While some have removed baptism from its close relation to conversion, and regard it of little consequence, others may err on the other hand. We briefly notice the two extremes. DEBU 8.1

1. It is the custom of some to wait several months to see if the converts will remain firm, before baptizing them. To this we object, first, because the figures of death and burial, as used by the Apostle, give the idea that baptism is closely connected with true conviction of sin; and, second, this practice does not agree with apostolic example. Said Ananias to Saul, “And now, why tarriest thou? Arise, and be baptized.” Acts 22:16. The jailer and his family were immediately baptized, even in the night. Chap 16:25-36. Philip did not have the eunuch wait six months to see if he would live a faithful Christian, before receiving baptism, but they immediately “went down into the water, both Philip and the eunuch, and he baptized him.” Chap 8:26-40. DEBU 8.2

Those who regard baptism of little importance, sometimes cite 1 Peter 3:21, as sustaining their lax position. “The like figure, whereunto even baptism, doth also now save us (not the putting away of the filth of the flesh, but the answer of a good conscience toward God), by the resurrection of Jesus Christ.” “I was sprinkled,” says one, “and that answered my conscience.” “And my conscience was answered by being poured,” says another. This may all be true; but are our friends, who differ with us on baptism, sure that they have a good conscience on this subject. Peter says, “But the answer of a good conscience.” Pagans and Papists may be very conscientious, and their blinded consciences not be good. Protestants may be in a like condition on some points. But it is a fact of much interest that the Apostle in the last clause of the passage - “by the resurrection of Jesus Christ from the dead” - raises a standard to which we may bring our consciences, and know that they are right. Baptism commemorates the burial and resurrection of Christ. Such expressions of holy Scripture as “buried with him by baptism,” and “planted together in the likeness of his death,” contain light for those consciences blinded by the Papal error of sprinkling infants or adults for baptism. DEBU 8.3

2. On the other hand, some evidently overlook the necessary work to be wrought upon the mind and heart before baptism. They do not see the use of the divine law, that it must slay the sinner, that he be dead before he is buried, hence it is to be feared that some at least are buried alive! Some teach that Christ is put on in the simple act of baptism, which teaching has a strong tendency to set aside not only the work of the law of God in conversion, but that also of the Holy Spirit. DEBU 9.1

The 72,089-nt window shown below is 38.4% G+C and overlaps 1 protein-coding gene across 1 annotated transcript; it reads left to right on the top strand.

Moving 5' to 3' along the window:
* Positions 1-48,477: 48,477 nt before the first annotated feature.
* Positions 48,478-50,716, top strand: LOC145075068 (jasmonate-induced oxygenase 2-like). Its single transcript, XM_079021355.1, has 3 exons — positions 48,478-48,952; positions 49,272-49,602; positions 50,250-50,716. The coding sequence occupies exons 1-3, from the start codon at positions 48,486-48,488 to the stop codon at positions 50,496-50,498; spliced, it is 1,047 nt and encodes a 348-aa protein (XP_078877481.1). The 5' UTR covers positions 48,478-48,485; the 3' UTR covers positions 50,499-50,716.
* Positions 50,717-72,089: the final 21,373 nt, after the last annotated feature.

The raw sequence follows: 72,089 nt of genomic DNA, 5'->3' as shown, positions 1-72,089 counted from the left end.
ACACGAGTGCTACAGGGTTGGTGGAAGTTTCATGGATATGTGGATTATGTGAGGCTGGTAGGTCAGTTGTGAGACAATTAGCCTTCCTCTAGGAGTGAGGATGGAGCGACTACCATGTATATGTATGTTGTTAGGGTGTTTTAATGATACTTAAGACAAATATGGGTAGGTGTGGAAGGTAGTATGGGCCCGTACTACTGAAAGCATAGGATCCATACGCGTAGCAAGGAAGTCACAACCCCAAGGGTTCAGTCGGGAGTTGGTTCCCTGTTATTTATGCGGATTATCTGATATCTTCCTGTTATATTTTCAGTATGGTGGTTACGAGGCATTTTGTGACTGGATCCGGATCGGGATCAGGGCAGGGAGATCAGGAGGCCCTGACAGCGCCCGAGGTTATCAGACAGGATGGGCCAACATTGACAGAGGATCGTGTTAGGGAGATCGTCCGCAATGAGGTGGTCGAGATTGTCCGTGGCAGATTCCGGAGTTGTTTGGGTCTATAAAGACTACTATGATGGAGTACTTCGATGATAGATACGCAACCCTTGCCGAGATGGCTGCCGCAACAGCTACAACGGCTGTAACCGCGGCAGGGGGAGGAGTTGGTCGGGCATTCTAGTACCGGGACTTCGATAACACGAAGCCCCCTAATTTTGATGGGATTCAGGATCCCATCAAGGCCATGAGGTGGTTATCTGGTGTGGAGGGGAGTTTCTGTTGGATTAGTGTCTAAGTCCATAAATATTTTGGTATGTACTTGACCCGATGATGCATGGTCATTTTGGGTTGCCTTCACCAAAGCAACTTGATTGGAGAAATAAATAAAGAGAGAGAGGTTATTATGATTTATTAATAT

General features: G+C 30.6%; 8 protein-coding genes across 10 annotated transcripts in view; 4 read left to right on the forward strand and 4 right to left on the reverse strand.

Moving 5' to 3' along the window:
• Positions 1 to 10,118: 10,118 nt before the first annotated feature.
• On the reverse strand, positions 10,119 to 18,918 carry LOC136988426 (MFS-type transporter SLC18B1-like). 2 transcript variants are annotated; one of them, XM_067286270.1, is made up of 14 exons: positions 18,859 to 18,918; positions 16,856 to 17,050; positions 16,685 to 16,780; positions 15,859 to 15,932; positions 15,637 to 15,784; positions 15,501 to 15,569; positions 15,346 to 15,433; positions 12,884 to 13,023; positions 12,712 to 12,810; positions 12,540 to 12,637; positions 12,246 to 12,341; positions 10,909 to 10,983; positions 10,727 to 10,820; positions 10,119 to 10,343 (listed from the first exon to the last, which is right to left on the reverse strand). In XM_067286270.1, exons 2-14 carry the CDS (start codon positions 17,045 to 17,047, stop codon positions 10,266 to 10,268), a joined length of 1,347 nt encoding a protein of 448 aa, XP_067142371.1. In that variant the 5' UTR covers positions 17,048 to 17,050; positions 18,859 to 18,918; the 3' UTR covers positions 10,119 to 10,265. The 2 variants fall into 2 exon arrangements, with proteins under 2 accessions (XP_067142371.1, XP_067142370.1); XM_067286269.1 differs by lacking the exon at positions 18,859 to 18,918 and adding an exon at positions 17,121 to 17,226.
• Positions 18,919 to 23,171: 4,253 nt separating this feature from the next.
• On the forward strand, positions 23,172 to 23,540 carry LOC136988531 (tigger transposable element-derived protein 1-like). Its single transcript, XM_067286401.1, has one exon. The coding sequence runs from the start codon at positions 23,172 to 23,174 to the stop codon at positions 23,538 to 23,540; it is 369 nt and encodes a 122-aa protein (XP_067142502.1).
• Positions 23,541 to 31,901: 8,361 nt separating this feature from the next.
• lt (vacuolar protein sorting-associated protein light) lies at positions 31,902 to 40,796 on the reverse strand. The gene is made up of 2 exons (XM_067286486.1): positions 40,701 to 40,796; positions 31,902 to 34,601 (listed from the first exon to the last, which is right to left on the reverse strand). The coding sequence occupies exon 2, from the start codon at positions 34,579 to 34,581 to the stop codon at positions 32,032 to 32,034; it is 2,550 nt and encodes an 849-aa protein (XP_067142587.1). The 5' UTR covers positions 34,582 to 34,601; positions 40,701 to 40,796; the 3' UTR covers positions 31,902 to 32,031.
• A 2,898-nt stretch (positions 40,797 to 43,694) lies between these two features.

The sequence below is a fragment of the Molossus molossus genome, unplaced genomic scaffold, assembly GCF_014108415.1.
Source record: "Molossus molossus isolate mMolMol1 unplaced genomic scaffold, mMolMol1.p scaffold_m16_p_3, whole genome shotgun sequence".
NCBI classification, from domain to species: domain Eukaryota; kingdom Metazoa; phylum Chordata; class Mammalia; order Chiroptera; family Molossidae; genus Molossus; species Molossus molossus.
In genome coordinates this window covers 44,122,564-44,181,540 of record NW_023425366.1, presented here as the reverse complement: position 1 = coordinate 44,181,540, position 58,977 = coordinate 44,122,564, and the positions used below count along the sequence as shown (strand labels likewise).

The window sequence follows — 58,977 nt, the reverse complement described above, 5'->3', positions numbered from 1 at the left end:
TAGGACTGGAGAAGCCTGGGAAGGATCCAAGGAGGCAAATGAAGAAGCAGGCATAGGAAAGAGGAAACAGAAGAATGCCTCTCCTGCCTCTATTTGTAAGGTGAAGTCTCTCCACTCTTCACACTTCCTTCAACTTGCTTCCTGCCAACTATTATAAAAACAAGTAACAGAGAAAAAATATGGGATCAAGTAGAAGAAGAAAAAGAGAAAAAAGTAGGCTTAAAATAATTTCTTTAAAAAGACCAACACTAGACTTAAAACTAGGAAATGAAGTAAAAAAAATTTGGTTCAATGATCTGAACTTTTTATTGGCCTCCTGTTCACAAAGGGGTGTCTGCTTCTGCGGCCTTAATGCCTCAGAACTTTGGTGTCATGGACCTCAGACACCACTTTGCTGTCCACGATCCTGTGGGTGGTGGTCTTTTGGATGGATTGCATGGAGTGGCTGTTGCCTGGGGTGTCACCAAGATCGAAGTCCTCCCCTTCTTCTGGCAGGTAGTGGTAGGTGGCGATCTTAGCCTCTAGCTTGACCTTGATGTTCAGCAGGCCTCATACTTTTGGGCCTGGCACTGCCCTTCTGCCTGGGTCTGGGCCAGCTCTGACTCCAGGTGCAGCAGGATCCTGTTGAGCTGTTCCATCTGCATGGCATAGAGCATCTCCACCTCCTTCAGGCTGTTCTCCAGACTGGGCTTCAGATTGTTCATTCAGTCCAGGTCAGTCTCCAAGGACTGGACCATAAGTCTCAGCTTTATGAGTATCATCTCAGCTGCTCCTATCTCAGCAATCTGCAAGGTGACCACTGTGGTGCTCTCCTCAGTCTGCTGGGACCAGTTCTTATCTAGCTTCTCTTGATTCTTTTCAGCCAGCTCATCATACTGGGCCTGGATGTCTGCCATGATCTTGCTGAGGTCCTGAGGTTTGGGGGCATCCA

But Galatians 3:27 may be urged - “For as many of you as have been baptized into Jesus Christ have put on Christ.” It should here be noticed that the text does not say that the Galatian brethren had put on Christ in the sole act of baptism. They had put on Christ by faith, baptism being the corresponding work, an act by which they manifested their faith in Christ. DEBU 9.2

It is also asserted that baptism is for the remission of sins. Very true; but there are also other means for the remission of sins. Christ’s blood was shed for the remission of sins. Matthew 26:28. Christ was to give knowledge of salvation unto the people for the remission of their sins. Luke 1:77. It became Christ to suffer, and to rise from the dead the third day, that repentance and remission of sins might be preached in his name. Chap 24:46, 47. Repentance and baptism are for the remission of sins. Acts 2:38. Faith is for the remission of sins. “Whosoever believeth in him shall receive remission of sins.” Chap 10:43; also Romans 3:25. In the arrangement for the remission of sins, baptism holds its place in the divine whole. DEBU 9.3

In the investigation of the subject of scriptural conversion thus far, we see that it is by the divine law that the sinner obtains a knowledge of his sins. He cannot understandingly repent of his sins until he sees them; therefore the gospel minister, who labors to convert the sinner, is under the most solemn obligation to hold before him God’s great mirror. His first work is to show the character, perpetuity and claims of the moral code. And in so doing he follows the example of his divine Master. In Christ’s first recorded sermon he said, “Think not that I am come to destroy the law, or the prophets; I am not come to destroy, but to fulfill. For verily I say unto you, Till heaven and earth pass, one jot or one tittle shall in no wise pass from the law, till all be fulfilled.” Matthew 5:17, 18. DEBU 10.1